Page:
There are multiple ways to add effects on top of the content you display in players. You can combine them with group effects in faces for example, to overlay geometric patterns on top of your videos. Players are also affected by the effects you put on sequences, as they affect the whole output.
But one solution is especially made for this: you can directly put shaders effects on players and they will alter any content that's displayed inside of it.
You can check out the video tutorial in "Adding & displaying multimedia content" to see them in action, or follow the written instructions below.
Using post-processing effects on players
The effects that can be added on players are ISF post-processing shaders. HeavyM contains a built-in library of these.
Adding shaders on a player
To add an effect on a player:
- Select the player.
- Go to its Properties on the left of the interface.
- Click on the + icon next to "Effects".
- Select an effect in the shaders library and double-click on it or use the "Open" button.
Note: you can add as many shaders as you want on a single player and even add the same effect multiple times.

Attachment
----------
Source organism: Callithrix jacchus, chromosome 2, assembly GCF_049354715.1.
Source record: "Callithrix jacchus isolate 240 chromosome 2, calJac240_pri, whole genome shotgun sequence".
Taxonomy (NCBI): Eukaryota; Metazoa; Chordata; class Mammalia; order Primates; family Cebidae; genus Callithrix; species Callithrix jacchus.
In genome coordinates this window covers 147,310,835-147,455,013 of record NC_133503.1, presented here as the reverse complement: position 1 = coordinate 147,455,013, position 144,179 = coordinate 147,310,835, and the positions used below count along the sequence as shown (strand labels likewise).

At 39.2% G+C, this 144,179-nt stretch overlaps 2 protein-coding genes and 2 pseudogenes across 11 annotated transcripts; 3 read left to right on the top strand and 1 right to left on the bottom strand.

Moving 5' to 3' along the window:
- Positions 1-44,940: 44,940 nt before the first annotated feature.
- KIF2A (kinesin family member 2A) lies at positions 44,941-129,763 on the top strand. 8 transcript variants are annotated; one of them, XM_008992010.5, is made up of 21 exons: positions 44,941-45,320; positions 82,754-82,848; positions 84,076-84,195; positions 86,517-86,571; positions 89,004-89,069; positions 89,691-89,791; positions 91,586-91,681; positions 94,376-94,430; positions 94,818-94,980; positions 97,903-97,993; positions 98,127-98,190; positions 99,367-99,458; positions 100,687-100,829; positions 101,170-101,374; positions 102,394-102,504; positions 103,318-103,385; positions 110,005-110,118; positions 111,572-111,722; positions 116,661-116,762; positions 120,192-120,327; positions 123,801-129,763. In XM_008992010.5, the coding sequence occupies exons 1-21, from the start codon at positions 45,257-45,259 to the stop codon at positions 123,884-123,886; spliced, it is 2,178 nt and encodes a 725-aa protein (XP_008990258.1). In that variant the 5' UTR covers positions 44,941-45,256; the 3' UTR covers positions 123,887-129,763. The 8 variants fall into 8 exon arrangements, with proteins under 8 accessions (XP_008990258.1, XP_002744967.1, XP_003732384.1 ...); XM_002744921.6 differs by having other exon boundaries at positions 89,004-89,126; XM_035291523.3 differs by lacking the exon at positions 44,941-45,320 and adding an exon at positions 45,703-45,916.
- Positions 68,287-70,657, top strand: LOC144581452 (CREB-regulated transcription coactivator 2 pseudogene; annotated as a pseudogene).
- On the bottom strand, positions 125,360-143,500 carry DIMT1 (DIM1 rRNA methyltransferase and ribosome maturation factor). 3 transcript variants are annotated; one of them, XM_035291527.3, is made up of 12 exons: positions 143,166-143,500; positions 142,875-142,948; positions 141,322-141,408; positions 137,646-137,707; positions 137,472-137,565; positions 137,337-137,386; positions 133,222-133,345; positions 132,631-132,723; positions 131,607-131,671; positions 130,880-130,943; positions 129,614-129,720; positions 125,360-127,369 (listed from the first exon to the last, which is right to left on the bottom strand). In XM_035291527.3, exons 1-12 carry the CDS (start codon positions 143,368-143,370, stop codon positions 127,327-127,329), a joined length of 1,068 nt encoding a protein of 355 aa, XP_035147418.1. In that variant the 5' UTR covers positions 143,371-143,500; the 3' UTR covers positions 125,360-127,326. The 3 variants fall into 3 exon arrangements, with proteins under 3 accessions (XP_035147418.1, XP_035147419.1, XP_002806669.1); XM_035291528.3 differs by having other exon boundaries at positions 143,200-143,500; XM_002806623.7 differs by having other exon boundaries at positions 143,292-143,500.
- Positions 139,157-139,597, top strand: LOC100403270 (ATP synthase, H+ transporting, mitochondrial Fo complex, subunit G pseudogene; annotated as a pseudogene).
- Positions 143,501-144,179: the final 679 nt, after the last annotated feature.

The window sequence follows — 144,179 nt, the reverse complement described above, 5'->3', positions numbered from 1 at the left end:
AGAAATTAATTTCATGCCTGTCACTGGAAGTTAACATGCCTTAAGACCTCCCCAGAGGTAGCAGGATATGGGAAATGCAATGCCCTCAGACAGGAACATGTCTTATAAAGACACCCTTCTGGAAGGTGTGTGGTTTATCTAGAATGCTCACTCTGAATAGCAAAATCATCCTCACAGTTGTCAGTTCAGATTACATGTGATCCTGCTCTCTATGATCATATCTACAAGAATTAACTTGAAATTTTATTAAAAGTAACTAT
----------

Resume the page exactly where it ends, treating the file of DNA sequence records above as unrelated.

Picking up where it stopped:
Managing shader settings
Once you've added an effect, it directly affects your player, but you can disable it with the switch next to the effect name. It can be useful to toggle them ON/OFF when you want to try different combinations.
In addition, shaders can have parameters, so you can customize their effect! Most of the shaders included in HeavyM have at least one.
You can see and customize them by clicking on the cog icon next to the effect name.
Note: most of the parameters can even be animated with variators, as you would do for group effect parameters.
Adding effects to the library
In addition to the built-in effects, you can add your own shaders. To do so, simply open the library again and head over to the tab called "My Shaders".
There, you can browse your files and import .fs shaders. On players, shaders added to the library can only be Post-Processing ISF shaders with a maximum of 1 input image.
To find these, you can look on websites like this one, by the creators of the ISF standard: editor.isf.video... Or learn how to code them yourself!
Note: when searching for shaders online, don't forget to check out which license the creator has chosen for his or her work, even if a lot of them are free to use.